Because of the Games We Play with God, we’re digging into a new series this month to explore ways we can know God in the everyday of our lives. Today’s daily task? Answer the Phone!
How many times would you estimate you answer the phone in a day?
Let’s widen the circle and throw texts, Facebook messages, and emails into the category of “answering the phone.” After all, it’s communicating with someone. You might prefer to rationalize it’s different because you’re not using your voice, but actually, you are. Here are a couple guidelines I try to follow.
- If I am going to send a text, I respond only in a way I would respond face-to-face. I want the same boundaries of respect. Just because I can’t see the person doesn’t mean I should say something more offensive, less confrontational, or unloving in any way.
- If I’m going to post something on a social networking site (and not in a private message), I respond only in a way I would step onto my front porch and shout to the world. After all, that’s basically what I’m doing when I post something publicly-accessible online. (I suppose I could shout my blog posts from my front porch, but I doubt my neighbors would appreciate it much. There’s no “hide” or “unsubscribe” button in my neighborhood.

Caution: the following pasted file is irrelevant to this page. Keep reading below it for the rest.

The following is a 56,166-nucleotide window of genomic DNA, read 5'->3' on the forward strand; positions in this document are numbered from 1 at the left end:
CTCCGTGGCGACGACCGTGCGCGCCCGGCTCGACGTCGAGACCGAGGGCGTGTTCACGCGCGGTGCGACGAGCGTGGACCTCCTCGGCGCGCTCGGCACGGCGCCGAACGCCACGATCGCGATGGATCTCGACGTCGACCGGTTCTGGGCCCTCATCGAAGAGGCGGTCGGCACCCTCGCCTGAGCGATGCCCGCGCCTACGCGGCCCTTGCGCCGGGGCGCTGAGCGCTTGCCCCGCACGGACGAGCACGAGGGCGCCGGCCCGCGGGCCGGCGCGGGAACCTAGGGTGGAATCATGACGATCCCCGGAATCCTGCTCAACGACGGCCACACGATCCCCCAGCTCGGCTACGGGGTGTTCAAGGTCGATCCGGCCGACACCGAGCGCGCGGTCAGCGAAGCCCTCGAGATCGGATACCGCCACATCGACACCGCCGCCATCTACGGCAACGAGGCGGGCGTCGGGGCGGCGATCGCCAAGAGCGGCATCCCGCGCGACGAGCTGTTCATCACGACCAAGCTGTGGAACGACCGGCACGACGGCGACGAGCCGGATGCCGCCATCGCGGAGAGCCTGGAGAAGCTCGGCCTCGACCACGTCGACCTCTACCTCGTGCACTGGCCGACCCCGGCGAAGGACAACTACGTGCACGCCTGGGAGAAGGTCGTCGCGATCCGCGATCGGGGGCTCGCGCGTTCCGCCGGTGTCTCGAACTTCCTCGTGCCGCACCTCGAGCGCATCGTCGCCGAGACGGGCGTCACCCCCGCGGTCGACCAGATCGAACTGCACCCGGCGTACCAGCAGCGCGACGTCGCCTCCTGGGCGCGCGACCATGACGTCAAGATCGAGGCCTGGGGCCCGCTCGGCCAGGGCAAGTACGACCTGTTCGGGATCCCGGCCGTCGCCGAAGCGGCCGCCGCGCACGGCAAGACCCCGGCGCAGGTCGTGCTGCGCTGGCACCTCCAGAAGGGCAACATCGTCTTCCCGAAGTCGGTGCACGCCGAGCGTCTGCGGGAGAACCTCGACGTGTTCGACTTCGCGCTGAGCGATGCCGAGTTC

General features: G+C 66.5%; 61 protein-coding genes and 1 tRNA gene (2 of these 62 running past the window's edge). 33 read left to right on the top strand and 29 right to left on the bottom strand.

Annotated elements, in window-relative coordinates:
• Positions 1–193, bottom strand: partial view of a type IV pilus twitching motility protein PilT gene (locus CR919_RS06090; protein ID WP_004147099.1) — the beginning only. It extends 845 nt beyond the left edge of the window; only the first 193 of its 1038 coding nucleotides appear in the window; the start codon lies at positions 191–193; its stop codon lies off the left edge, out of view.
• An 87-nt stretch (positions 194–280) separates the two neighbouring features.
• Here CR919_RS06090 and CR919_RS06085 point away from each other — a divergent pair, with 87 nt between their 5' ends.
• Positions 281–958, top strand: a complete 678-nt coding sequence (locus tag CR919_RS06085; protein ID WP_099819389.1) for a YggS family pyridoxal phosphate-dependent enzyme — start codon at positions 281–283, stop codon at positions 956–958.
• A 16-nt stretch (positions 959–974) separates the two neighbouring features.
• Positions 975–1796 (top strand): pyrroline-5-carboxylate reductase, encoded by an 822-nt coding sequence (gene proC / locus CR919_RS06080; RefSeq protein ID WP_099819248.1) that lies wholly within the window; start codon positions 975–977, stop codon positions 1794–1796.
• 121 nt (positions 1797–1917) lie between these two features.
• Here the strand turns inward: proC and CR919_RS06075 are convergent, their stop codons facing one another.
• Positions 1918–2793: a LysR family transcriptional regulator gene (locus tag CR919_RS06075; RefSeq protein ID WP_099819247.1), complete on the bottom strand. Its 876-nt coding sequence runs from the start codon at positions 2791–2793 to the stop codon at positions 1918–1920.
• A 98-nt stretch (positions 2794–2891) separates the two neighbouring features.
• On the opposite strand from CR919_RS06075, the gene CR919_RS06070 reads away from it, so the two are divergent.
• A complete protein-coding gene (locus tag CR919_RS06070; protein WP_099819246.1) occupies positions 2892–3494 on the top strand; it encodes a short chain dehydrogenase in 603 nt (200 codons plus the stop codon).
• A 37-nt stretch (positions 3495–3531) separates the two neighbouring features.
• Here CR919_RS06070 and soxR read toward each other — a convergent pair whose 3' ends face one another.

What’s your attitude when you answer the phone, send a text, reply to an email, or post on Facebook? Do your words match your attitude, and do both glorify God? As you talk with people today (in any format), consider how you’re living out the following verses.
Speaking the truth with love, we will grow up in every way into Christ, who is the head. (Ephesians 4:15)
Why do you notice the little piece of dust in your friend’s eye, but you don’t notice the big piece of wood in your own eye? How can you say to your friend, “Let me take that little piece of dust out of your eye”? Look at yourself! You still have that big piece of wood in your own eye. You hypocrite! First, take the wood out of your own eye. Then you will see clearly to take the dust out of your friend’s eye. (Matthew 7:3-5)
When you talk, do not say harmful things, but say what people need—words that will help others become stronger. Then what you say will do good to those who listen to you. (Ephesians 4:29)